Sun City man tells the story of local veterans

dlauderdale@islandpacket.comMay 24, 2013 

Thanks to Arnold Rosen of Sun City Hilton Head for sharing his story of Memorial Day.

He serves as a historian for the Sun City Veterans Association, and his two books -- "Keeping Memories Alive" and "Before It's Too Late" -- profile 82 local veterans. He can be reached at

"In Memory of our Veterans"

By Arnold Rosen

Today is Memorial Day, and it is time for some of us to reflect on what exactly this day means. It is a day that Americans come together to commemorate the lives of U.S. soldiers and other military personnel who sacrificed their lives in honor of their country.

In Sun City, our Veterans Association will honor the memory of those who paid the ultimate sacrifice, but also recognize and thank the many men and women who have served in the U.S. armed forces.

I was privileged to go on the Honor Flight to Washington, D.C., last October. Our group was able to see the graves of thousands of men and women at Arlington National Cemetery. Each of those tombstones marks a great American hero. And this is what Memorial Day commemorates: the brave men and women who lie underneath that sacred ground gave their lives selflessly, thinking not of themselves but the future of our great country.

Once 16 million strong, U.S. veterans of World War II are dying at a rapid rate. With every passing day, the "greatest generation" of war veterans are taking a piece of history with them.

Thanks to many of our Sun City veterans, and with the help and encouragement of their families, I was able to record 82 veteran profiles in two books. And I continue to chronicle the stories of veterans in our magazine, SunSations.

Each veteran -- whether they were a Marine, sailor, soldier or airman -- has his or her story to tell. The one profile that stands out in my mind, and is worthy of repeating on this special day, is that of Earl Rogers.


On June 26, 2012, a proud American hero passed away, and people who knew him were moved.

"He was not only a hero, but a true gentleman and man of honor. Tears filled my eyes when I listened to the beautiful tributes at his funeral service." -- Renee Fordyce.

"This is such sad news. Earl was a quiet person, but when you got him to talk he was a fountain of information. He really did a fine job in the documentary, 'Shoe Box Memories.' It is sad to have lost him and the others -- Gene McGuire, Bob Holly and Sam Najarian. They had such a great way of delivering a message when explaining their experiences." -- Al Breininger.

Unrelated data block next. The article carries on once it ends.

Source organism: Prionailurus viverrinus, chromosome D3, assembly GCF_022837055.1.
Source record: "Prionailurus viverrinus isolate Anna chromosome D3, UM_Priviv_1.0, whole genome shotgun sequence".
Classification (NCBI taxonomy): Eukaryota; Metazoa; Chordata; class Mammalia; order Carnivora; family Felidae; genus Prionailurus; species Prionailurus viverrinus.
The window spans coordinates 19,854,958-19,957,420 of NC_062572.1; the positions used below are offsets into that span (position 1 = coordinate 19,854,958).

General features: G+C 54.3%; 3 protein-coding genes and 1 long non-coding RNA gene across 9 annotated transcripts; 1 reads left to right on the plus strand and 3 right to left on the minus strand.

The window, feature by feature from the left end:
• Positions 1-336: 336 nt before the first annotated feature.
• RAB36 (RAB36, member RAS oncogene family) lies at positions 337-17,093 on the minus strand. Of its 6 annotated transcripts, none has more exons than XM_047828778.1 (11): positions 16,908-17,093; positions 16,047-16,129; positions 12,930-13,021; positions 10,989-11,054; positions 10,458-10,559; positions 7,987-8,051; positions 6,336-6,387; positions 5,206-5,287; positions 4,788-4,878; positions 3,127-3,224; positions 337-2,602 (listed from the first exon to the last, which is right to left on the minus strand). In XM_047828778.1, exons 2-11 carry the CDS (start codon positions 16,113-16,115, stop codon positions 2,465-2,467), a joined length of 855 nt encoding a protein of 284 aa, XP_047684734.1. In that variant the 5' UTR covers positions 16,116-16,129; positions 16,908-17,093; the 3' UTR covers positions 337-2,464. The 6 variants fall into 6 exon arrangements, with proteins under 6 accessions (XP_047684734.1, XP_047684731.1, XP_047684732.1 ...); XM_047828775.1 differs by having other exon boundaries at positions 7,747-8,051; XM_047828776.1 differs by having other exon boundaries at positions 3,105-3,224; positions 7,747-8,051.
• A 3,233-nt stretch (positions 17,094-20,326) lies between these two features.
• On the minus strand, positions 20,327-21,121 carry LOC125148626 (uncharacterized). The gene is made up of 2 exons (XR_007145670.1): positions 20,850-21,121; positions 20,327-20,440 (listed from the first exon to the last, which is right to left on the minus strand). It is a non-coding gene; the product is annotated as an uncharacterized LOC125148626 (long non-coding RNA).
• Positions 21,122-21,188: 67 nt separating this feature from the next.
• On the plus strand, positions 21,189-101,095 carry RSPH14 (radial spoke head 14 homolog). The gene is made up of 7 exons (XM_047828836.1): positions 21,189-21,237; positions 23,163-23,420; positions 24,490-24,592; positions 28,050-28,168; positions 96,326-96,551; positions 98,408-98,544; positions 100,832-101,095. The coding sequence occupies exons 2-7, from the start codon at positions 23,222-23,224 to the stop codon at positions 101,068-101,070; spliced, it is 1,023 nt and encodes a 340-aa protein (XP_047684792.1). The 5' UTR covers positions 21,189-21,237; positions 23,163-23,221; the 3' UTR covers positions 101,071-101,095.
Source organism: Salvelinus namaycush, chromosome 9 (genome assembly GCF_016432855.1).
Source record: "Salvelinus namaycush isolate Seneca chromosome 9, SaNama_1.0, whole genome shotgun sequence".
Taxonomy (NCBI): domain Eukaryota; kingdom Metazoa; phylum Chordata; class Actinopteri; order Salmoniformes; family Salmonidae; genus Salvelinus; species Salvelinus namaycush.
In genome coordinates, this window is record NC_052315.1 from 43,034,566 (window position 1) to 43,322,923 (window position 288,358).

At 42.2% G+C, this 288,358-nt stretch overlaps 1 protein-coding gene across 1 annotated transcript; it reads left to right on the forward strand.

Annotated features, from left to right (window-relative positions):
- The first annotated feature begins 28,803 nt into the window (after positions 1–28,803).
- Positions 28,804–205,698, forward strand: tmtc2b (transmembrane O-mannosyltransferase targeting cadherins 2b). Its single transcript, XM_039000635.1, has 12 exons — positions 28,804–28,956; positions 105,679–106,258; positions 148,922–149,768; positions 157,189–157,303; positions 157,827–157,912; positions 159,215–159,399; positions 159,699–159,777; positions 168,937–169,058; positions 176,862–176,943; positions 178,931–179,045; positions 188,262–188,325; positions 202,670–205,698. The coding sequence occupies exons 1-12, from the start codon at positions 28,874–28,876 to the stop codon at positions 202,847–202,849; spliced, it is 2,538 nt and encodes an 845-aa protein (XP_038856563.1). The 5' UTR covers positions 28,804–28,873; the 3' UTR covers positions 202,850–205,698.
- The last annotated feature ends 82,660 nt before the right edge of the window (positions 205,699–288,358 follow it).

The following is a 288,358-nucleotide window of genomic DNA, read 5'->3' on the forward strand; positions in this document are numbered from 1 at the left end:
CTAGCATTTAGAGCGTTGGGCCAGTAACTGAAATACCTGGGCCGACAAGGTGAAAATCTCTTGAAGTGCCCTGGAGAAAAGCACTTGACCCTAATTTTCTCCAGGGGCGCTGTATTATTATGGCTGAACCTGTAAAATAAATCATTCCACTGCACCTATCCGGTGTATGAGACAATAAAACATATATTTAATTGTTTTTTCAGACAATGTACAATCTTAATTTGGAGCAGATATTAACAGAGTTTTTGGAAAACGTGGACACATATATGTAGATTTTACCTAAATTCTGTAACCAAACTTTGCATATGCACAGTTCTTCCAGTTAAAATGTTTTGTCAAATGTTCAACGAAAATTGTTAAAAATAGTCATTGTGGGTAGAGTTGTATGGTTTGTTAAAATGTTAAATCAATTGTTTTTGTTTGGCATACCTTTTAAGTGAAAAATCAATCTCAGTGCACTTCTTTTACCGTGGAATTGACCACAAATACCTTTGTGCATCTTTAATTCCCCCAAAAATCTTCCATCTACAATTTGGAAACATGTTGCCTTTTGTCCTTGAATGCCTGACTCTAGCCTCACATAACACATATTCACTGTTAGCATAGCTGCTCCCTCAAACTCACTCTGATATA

Earl served our country with honor during World War II as a paratrooper in the 82nd Airborne 506th Regiment. He was awarded many medals for his contributions, including multiple Purple Hearts, Bronze and Silver stars.

He was a survivor of D-Day and the Battle of the Bulge. His last mission was the liberation of the Dachau concentration camp. This final act of service was the one significant event he would tell you haunted his memory for life. He describes the camp in graphic detail in "Shoe Box Memories," ending his narrative with: "And I never want to see anything like that again."

I showed this documentary to several community groups and I recall that when Earl uttered these final words, the music came on, the credits rolled down the screen, and the audience responded with a standing ovation.

Earl's story will live on in the book and the documentary for his widow, Ruby, and his children and grandchildren.

"Shoe Box Memories" included Dr. Charles Aimar, Fred Anderson, Elaine Barlett, Fly Flanagan, Hal Harriman, Bob Holly, Sam Najarian, Earl Rogers, George Scuffos, Bernard Warshaw. It showed at the University of South Carolina Beaufort Center for the Arts and elsewhere.


They all had stories to tell. Some -- like those of Sam Najarian and Gene McGuire -- were funny. Then there were those not so funny, like some of the vets who were shot down, bailed out, captured and then spent months as a POW in Germany. Others were fighting in the most primitive conditions possible across the bloodied landscape of France, Belgium, Italy and the Coral Islands of the Pacific.

But when duty summoned in our nation's time of need, they answered the call and served with honor and courage.

At war's end, they returned home and immediately went on to create interesting and useful lives as productive members of society.

I will always remember the scene in the movie "Saving Private Ryan" when the aged Private Ryan asks his wife: "Have I led a good life? Am I a good man?"

She shows surprise at the question, and answers: "Yes, you are."

Earl never asked Ruby that question. Ruby knew he was a good man.

Earl and many of the veterans I came to know have led exemplary lives. When we talked, they were in the twilight of their lives. They weren't perfect, by any means, but were kind and decent and left behind something of value to the next generation.

It mattered little to them whether their aspirations or dreams were realized. What matters is that they did their duty, and in doing so made the world a better place. And for all of us when we look back over our life, can we say that we fought the good fight, that we did what was right, and that we made a difference in this world?

Memorial Day should be a special time to remember how blessed we are in this great country because of those who kept us safe.

And while you're enjoying the steaks, burgers or hot dogs, and other pleasantries, take time this Memorial Day to attend (and participate in) a Memorial Day ceremony. Stand and recite our Pledge of Allegiance; sing the National Anthem; and thank a vet for his or her service to our country.

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